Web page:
Advice/Lessons-Learned

  1. Review screening guidelines. Perhaps the most important thing you can do to prepare for this rotation is to review screening guidelines prior to your first day in clinic. They only take a few hours to memorize and will have huge payoffs throughout your rotation and for your exam.
  2. Medications are frequently the culprit. The word pharmacy comes from the Greek word pharmakos, which means poison. Never forget that. As wonderful as medications are, they are often the cause of your patient’s complaints. They may cause rashes, nausea, constipation, diarrhea, dizziness, dehydration, Lupus, and even psychosis. The list goes on. So especially with your older patients, don’t forget to ask about recent medication changes. Something as simple as changing pharmacies may lead to a new rash or life-threatening reaction (a different formulary may carry the same drug with different inactive ingredients).
  3. Shave away layers with Occam’s Razor. Not a literal blade. Occam’s Razor is a philosophic principle stating that the simplest explanation is often the correct one. Some patients are not big complainers. Others may come to you with a laundry-list of problems and expect you to solve every one of them. Your more hyper-vigilant patients may obsess over certain symptoms and lab values or blow their complaints out of proportion based on what they have Googled at home. These not-so-simple patients will make your head spin if you let them. The best approach to these patients is to simplify. Write down their complaints in list form, decide which ones to focus on, and then seek out the simplest explanation for their illness. True, occasionally you will come across those rare ‘zebra’ diagnoses (like African Sleeping Sickness) in your career. But Occam’s razor says that 99.9% of the time this will not be the case.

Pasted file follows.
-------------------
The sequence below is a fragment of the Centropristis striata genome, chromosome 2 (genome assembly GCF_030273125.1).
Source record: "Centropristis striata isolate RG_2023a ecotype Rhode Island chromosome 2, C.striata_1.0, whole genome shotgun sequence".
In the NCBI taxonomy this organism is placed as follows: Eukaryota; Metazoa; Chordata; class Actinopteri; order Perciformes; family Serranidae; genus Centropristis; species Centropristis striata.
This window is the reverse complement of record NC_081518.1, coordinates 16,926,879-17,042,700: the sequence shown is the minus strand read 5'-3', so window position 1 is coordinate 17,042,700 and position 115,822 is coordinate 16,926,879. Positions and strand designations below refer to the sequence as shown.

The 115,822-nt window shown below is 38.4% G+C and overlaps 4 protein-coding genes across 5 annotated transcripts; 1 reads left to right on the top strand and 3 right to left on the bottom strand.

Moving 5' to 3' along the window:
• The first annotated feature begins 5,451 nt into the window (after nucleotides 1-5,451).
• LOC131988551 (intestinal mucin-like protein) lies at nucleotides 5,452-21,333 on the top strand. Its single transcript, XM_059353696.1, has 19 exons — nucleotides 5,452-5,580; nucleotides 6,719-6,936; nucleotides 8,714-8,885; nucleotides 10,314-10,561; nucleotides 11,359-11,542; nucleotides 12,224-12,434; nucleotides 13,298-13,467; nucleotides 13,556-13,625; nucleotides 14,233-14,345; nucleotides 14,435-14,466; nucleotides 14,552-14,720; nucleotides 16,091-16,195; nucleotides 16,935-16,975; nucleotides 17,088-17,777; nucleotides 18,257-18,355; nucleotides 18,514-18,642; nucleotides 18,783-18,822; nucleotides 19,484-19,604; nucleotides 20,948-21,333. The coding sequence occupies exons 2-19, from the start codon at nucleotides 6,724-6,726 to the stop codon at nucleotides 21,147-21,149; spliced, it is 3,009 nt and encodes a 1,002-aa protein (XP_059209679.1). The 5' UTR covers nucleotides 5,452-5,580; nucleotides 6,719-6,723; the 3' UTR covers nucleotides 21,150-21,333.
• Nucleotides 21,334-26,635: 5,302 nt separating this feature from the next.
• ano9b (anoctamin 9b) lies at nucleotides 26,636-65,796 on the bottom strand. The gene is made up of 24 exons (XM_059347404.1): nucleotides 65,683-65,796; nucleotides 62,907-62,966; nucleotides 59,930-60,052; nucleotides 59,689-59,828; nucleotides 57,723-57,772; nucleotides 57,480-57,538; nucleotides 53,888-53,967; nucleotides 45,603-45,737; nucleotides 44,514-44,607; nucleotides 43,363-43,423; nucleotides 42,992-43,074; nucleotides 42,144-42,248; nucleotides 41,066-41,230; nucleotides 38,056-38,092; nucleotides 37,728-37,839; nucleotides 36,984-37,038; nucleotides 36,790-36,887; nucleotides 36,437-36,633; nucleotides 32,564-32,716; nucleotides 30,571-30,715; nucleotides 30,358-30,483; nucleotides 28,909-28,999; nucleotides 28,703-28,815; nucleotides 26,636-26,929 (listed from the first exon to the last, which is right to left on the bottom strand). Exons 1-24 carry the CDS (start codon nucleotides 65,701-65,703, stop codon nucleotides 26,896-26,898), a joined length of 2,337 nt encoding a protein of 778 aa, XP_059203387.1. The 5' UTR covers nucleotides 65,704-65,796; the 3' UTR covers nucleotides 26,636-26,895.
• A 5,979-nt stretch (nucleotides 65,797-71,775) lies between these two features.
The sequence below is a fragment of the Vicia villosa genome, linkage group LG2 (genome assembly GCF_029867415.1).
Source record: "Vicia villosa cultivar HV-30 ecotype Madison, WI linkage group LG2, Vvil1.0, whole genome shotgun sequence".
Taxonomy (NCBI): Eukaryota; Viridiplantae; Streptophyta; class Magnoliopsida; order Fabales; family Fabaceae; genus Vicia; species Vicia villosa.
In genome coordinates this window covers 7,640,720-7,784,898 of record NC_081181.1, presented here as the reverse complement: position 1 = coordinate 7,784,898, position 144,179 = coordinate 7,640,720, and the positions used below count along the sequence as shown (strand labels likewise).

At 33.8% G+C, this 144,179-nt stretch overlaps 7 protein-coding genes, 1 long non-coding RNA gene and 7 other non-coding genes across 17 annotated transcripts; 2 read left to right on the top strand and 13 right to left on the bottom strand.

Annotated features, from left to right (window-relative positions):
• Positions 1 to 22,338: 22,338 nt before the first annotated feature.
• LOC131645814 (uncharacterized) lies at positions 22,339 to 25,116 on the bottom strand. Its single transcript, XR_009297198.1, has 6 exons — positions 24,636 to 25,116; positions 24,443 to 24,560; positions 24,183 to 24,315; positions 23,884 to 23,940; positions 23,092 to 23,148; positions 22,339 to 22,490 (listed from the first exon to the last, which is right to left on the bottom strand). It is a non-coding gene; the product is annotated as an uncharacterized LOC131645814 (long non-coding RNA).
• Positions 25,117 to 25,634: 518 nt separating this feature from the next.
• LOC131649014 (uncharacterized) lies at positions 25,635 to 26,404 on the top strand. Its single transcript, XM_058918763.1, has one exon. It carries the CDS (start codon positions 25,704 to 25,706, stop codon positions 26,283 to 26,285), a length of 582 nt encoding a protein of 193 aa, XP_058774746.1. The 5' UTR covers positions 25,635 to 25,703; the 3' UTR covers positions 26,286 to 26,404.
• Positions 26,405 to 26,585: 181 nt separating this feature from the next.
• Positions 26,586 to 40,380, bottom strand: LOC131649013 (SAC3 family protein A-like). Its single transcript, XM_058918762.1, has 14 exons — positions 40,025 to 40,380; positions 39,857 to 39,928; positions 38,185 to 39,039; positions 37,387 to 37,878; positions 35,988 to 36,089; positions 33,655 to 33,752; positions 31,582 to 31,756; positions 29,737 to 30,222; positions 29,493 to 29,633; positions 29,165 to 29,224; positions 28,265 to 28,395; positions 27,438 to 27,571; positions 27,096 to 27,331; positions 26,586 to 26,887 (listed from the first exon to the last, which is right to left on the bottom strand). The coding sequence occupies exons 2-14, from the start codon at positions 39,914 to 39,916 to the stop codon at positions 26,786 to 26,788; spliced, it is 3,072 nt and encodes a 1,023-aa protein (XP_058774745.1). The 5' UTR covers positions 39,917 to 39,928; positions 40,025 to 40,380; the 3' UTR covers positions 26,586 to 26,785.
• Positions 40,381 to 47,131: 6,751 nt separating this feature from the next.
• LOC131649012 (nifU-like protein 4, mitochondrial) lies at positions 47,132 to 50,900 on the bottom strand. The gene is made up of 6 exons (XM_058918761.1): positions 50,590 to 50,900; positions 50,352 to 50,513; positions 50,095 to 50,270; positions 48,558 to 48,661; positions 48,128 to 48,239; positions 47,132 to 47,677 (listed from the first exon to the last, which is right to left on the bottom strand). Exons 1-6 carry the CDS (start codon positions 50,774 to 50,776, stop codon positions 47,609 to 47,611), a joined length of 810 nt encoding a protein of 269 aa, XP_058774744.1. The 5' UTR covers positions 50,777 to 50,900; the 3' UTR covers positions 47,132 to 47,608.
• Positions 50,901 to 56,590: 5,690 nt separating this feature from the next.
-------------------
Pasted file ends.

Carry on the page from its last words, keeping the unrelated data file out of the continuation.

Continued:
4. What to do with unsolvable complaints. I started this rotation under the impression that every time I walked out of a room I had to have a diagnosis ready for my preceptor. However, sometimes that is simply not possible. There will be times when the complaints are too non-specific or when you just don’t have enough information to make a diagnosis. One patient left me wondering “Did they have a TIA (mini-stroke)? Are they having migraines? Are they diabetic? Do they have cancer? Lyme Disease?” The patient literally had so many non-specific signs/symptoms that I felt the diagnosis could be anything. Rather than come up with a diagnosis in this situation, the goal should be to develop an organized differential. Write down every possible diagnosis that could explain the patient’s symptoms, then rank them from most likely to least likely. Also rank them by most life-threatening to least. Then go from there. Rather than give a specific diagnosis, choose a lab test, study, referral, or treatment that will be the most logical next step for this patient.
  5. Talk about football. Or baseball. Or dog-grooming, if that’s your thing. You may have short 15 minute appointments, but there is always time to say a few words that aren’t from a medical dictionary. On this rotation more than any other, part of your job will be to build relationships and connect to patients. One of the amazing things about primary care is the extensive continuity of care. Several of my preceptors had built relationships where they cared for 3 or even 4 generations of a single family.